This article was originally published on The Business Times.


THERE is a limit to one's capabilities to doing good when going it alone. However, today's interconnected world has made it possible for companies to enhance their individual capacities for making a positive impact by teaming up with like-minded partners.

That is what the three winners of this year's President's Volunteerism & Philanthropy Awards (PVPA) - City of Good category have achieved with the Pro Bono School initiative, a programme developed by Empact in partnership with Procter & Gamble (P&G) and Credit Suisse.

The awards - presented by the National Volunteer & Philanthropy Centre (NVPC) with support from the Ministry of Culture, Community and Youth (MCCY) - set out to spotlight individuals and organisations that have galvanised others to do good with them.

In Empact founder and chief executive officer Peter Yang's view, "every organisation should fundamentally exist to do good".

Organisations are "set up to serve", he said, and thus the Pro Bono School was created. It is an initiative aimed at making capability building and skills development affordable and accessible to non-profit organisations and social enterprises.

The programme matches skilled corporate volunteers with social sector leaders for the transfer of skills and knowledge. This is done through one-to-many training sessions as well as one-to-one consultations.

A variety of core and intermediate modules are offered, covering topics such as finance, social media marketing and digital transformation.

Since the Pro Bono School's inception in 2016, a total of 1,289 social sector leaders from 413 social organisations have participated in over 37 sessions, said Yang.

For corporate partners P&G and Credit Suisse, he added, the school is an avenue to engage their employees in meaningful skills-based volunteerism and further their corporate social responsibility goals.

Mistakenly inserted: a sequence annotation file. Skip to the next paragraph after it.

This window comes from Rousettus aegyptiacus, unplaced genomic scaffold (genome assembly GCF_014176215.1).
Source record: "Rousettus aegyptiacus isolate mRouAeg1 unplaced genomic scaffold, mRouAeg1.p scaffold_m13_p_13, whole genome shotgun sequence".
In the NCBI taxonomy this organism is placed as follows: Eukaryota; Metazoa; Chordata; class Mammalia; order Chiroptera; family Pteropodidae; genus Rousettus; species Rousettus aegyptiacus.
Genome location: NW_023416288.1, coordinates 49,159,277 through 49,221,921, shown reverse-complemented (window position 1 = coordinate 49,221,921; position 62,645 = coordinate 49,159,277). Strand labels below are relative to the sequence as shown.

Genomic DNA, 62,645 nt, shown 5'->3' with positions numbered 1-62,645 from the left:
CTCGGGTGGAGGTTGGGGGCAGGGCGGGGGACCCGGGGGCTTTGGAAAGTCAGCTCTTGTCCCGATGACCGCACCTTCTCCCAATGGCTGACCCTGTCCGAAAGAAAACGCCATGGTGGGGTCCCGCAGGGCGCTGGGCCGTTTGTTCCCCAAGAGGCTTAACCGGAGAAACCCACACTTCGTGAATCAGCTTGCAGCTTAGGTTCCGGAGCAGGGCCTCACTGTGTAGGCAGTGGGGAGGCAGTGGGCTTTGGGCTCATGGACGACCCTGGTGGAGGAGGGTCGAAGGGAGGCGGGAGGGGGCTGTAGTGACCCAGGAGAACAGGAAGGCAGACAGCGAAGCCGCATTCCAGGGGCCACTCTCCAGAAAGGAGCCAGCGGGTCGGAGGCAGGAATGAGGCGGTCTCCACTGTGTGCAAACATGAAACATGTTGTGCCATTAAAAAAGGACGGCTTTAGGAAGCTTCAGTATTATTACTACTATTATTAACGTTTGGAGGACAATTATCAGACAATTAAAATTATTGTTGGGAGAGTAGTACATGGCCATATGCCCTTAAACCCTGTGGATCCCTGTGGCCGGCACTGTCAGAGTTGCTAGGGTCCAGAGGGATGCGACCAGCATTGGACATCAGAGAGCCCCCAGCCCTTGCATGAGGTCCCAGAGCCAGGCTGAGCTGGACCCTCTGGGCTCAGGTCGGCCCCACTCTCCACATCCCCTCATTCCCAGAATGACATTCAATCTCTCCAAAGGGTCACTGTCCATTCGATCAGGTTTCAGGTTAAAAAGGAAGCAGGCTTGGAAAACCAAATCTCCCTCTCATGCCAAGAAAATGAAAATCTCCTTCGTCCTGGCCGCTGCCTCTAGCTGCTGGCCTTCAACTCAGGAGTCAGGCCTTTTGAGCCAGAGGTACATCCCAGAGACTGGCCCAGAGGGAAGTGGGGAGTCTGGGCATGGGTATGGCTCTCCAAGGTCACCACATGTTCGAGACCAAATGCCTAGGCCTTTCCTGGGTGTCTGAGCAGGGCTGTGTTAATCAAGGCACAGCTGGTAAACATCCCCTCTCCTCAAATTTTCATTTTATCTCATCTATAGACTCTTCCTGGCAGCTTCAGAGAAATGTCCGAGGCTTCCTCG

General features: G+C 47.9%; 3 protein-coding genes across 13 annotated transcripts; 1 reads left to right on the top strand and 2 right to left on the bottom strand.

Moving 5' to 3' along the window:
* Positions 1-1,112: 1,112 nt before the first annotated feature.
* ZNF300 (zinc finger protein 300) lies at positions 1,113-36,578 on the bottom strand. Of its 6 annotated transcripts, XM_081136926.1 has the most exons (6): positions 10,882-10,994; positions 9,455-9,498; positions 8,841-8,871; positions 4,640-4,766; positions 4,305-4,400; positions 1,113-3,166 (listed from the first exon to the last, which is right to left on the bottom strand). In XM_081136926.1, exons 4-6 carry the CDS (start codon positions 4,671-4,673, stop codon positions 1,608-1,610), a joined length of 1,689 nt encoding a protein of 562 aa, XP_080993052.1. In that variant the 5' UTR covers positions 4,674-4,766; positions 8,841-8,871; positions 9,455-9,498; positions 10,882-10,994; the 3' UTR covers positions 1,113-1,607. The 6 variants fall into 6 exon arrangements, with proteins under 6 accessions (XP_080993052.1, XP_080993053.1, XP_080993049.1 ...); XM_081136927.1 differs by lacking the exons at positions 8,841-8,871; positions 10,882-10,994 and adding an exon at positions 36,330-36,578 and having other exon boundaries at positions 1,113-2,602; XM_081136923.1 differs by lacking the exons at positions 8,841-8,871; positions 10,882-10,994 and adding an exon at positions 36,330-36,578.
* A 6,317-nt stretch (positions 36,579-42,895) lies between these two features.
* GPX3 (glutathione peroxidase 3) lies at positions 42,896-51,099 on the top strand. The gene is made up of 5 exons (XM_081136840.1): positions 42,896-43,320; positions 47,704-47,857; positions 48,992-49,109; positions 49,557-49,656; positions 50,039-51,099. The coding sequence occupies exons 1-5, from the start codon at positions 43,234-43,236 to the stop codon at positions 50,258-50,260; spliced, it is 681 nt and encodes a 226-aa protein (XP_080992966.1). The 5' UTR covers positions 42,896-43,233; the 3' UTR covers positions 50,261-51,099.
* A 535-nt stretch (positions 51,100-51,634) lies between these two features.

He shared that 94 per cent of Pro Bono School volunteers reported an increased sense of responsibility towards their community, while all volunteers found the experience meaningful and satisfying.

Cecilia Tan, P&G's vice-president of global government relations and public policy, Asia-Pacific, Middle East and Africa, said: "The programmes foster a sense of belonging, strength, unity and resilience among communities in Singapore.

"They also sharpen our sense of purpose and bring us closer together as a society."

The consumer goods firm's Pro Bono School programme has seen volunteer efforts from over 380 employees, she added.

In its corporate giving efforts, Credit Suisse Singapore's head of corporate citizenship and foundations Asia-Pacific, Liza Green, highlighted a focus on financial inclusion, financial education and future skills.

"By working with partner organisations, providing funding and sharing our professional expertise, we strive to shape a more inclusive future where more people can access the resources and develop the necessary skills to thrive," said Green.

To date, more than 150 employees across Credit Suisse's Asia-Pacific offices have volunteered their time to this programme, she noted.

"Through our meaningful partnerships with organisations like Empact, we will be able to make a greater impact in the communities we operate in, and enable non-governmental organisations to unlock new business growth."

Empact's Yang said being honoured with the President's Volunteerism & Philanthropy Award helps his organisation raise awareness of the cause that it champions - strengthening the capacity of non-profits and social enterprises.

"It is our goal to make such capacity-building efforts affordable and accessible to 10,000 staff working in non-profit organisations and social enterprises across Asia," he said.

"We hope that this (award) inspires more corporates to join and partner with us to grow our Pro Bono School beyond this project, reaching more social organisations and bringing it to other parts of the world."

Credit Suisse, Empact, P&G